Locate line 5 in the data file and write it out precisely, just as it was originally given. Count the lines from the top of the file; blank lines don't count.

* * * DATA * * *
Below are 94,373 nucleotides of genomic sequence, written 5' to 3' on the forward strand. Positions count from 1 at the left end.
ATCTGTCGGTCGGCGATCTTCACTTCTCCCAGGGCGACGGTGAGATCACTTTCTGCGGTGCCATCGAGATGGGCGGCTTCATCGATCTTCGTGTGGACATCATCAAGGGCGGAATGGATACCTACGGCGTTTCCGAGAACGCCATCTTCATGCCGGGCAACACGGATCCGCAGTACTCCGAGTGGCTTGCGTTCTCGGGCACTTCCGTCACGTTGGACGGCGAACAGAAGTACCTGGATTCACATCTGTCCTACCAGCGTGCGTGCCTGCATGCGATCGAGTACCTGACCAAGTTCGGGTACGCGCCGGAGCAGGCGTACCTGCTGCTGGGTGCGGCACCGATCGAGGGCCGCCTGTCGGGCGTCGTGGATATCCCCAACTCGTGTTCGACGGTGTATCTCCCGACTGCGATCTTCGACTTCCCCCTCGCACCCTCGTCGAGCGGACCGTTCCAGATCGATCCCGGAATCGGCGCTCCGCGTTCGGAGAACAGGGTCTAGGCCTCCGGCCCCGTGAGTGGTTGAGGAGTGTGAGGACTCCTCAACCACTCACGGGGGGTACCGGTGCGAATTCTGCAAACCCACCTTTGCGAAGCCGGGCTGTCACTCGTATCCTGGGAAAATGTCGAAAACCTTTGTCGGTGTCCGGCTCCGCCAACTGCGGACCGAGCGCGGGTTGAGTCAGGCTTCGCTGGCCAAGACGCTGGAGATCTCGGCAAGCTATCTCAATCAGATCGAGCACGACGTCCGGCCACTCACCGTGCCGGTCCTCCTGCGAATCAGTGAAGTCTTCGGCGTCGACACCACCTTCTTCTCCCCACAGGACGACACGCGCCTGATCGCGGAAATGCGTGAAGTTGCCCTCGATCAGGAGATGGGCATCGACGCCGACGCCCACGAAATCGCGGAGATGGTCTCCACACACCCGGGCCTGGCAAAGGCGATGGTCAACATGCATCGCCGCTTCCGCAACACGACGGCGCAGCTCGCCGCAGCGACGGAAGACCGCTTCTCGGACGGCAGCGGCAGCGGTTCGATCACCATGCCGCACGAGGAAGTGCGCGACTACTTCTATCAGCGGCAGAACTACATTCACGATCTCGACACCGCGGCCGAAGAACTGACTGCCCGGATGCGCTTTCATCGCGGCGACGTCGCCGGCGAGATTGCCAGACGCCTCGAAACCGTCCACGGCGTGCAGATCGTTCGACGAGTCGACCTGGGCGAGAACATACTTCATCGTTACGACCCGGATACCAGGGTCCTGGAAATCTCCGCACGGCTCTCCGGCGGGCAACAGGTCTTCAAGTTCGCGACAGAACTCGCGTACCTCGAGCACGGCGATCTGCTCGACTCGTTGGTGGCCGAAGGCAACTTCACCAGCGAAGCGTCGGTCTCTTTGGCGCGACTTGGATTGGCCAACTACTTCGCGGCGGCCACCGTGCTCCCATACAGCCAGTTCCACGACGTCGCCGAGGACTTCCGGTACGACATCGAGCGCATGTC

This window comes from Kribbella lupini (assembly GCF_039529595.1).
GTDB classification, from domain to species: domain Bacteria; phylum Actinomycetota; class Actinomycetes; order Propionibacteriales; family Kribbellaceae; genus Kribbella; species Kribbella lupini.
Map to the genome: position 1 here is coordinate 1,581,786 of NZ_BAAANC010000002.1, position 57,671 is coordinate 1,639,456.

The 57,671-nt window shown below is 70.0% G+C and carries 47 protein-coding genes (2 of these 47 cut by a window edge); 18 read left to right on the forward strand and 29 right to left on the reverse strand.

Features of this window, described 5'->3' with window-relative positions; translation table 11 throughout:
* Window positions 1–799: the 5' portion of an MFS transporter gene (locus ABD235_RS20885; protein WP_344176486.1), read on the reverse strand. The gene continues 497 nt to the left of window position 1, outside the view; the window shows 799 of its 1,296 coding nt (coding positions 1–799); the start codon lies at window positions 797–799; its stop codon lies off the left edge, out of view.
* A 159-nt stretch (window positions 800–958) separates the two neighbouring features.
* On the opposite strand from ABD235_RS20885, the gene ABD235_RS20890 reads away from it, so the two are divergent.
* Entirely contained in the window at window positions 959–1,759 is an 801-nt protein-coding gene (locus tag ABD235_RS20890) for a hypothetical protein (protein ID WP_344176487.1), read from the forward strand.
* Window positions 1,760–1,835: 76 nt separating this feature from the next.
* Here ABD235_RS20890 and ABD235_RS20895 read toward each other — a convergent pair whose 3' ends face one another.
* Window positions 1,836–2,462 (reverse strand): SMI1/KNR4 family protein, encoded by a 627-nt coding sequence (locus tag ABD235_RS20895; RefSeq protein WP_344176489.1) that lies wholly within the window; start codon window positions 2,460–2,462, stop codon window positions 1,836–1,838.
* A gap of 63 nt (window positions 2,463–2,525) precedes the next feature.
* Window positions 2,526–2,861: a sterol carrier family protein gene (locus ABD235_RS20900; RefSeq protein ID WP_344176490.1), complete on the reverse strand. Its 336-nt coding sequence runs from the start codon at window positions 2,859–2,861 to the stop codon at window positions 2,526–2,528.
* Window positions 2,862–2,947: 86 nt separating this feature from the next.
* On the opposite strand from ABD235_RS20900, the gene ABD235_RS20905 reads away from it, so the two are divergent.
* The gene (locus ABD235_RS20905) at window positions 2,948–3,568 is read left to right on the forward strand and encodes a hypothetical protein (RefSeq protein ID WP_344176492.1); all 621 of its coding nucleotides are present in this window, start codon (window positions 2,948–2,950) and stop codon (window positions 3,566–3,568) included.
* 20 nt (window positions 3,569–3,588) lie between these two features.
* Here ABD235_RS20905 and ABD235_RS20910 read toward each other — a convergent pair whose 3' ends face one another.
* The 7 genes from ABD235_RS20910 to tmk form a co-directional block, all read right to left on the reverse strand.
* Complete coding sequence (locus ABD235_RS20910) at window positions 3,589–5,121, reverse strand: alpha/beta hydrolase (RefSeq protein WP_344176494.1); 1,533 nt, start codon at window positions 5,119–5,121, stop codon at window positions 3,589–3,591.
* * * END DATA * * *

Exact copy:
Map to the genome: position 1 here is coordinate 1,581,786 of NZ_BAAANC010000002.1, position 57,671 is coordinate 1,639,456.